Exposures requiring medical screening within 24 hours of exposure and consequent care included:

"a. Being in the midst of smoke from DU fires resulting from the burning of vehicles uploaded with DU munitions or depots in which DU munitions are being stored.

b. Working within environments containing DU dust or residues from DU fires.

c. Being within a structure or vehicle while it is struck by DU munitions."



Hmm the health effects sound pretty serious.

Nygdan, perhaps you'd like to volunteer to clean up the wreckage of war where DU is used. Make sure to breath deep when you kick up any dust.

- McGrude

Mod Edit: New External Source Tags – Please Review This Link.

[edit on 3/1/2006 by Mirthful Me]



posted on Jan, 3 2006 @ 04:21 PM
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Depleted Uranium also has a half life of 4.51 × 109 years, so for centries after the combat the area will still be irradiated.



posted on Jan, 3 2006 @ 04:25 PM
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poisoned not irradiated.


all teh medical science shows that DU poisons the land (and people) - there isn`t enough evidence to show that it irradiates peole.



posted on Jan, 3 2006 @ 04:33 PM
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Q. What is depleted uranium?

A. Depleted uranium is what is left over when most of the highly radioactive types (isotopes) of uranium are removed for use as nuclear fuel or nuclear weapons. The depleted uranium used in armor-piercing munitions and in enhanced armor protection for some Abrams tanks is also used in civilian industry, primarily for stabilizers in airplanes and boats.

Q. What makes depleted uranium a potential hazard?

A. Depleted uranium is a heavy metal that is also slightly radioactive. Heavy metals (uranium, lead, tungsten, etc.) have chemical toxicity properties that, in high doses, can cause adverse health effects. Depleted uranium that remains outside the body can not harm you.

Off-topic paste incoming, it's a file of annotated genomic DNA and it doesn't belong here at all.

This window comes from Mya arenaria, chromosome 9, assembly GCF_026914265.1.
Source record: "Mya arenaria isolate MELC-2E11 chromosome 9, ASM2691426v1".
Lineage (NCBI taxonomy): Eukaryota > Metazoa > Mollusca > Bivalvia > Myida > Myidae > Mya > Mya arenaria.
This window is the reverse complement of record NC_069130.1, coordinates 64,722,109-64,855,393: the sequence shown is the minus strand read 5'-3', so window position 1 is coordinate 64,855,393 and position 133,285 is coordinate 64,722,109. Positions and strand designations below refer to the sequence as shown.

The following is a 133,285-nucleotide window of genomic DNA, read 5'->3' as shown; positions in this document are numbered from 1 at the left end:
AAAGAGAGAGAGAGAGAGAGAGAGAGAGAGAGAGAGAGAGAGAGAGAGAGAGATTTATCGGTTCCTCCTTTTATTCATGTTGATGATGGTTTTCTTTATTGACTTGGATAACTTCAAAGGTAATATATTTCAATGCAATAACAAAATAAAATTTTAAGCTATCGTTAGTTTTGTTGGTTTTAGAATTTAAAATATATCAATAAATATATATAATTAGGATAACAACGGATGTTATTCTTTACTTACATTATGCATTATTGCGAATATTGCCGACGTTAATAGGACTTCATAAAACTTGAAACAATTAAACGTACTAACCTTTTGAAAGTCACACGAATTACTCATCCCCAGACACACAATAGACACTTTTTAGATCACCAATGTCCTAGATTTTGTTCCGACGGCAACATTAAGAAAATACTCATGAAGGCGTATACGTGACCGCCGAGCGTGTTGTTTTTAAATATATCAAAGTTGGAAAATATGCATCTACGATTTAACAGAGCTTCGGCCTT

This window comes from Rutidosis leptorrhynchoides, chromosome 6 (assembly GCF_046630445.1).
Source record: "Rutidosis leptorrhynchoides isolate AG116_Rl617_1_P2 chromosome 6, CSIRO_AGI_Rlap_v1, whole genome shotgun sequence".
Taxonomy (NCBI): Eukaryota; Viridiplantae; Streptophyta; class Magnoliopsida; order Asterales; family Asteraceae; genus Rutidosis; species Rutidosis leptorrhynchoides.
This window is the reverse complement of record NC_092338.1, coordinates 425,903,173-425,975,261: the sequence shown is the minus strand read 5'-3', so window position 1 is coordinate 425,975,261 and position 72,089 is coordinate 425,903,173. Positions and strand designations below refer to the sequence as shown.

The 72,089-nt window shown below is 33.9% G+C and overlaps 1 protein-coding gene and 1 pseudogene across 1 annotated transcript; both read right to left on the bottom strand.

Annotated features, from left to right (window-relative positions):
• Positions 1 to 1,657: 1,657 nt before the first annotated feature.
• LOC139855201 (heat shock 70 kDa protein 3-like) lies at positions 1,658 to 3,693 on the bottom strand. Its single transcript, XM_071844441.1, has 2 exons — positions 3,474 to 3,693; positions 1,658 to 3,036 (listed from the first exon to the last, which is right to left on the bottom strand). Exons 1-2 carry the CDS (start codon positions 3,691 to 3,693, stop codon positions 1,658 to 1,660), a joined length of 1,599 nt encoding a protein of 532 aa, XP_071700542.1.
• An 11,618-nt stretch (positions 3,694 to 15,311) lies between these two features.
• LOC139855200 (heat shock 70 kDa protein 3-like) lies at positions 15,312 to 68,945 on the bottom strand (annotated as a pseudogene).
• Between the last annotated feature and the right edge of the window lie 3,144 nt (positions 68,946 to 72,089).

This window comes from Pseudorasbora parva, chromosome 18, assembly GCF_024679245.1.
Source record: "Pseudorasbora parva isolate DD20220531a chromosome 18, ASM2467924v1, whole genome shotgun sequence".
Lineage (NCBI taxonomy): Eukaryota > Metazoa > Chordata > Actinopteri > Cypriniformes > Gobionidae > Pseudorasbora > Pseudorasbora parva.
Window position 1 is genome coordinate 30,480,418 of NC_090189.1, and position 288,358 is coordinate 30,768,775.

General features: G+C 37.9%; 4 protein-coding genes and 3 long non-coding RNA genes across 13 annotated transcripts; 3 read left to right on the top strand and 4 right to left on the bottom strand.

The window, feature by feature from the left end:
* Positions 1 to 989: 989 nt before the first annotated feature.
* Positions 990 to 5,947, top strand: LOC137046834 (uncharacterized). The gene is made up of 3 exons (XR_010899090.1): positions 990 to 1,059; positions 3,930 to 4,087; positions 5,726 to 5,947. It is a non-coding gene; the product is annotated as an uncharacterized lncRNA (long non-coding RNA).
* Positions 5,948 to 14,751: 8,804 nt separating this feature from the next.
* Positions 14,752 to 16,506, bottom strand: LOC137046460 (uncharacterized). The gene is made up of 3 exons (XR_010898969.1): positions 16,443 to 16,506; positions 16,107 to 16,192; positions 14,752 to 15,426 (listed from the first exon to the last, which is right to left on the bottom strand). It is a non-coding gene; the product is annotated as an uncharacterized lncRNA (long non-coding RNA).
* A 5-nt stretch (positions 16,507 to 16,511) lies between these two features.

A common misconception is that radiation is depleted uranium's primary hazard. This is not the case under most battlefield exposure scenarios. Depleted uranium is approximately 40 percent less radioactive than natural uranium. Depleted uranium emits alpha and beta particles, and gamma rays. Alpha particles, the primary radiation type produced by depleted uranium, are blocked by skin, while beta particles are blocked by the boots and battle dress utility uniform (BDUs) typically worn by service members. While gamma rays are a form of highly-penetrating energy , the amount of gamma radiation emitted by depleted uranium is very low. Thus, depleted uranium does not significantly add to the background radiation that we encounter every day.
www.gulflink.osd.mil...

My mistake,im only human i think.

Mod Edit: New External Source Tags – Please Review This Link.

[edit on 3/1/2006 by Mirthful Me]



posted on Jan, 3 2006 @ 04:40 PM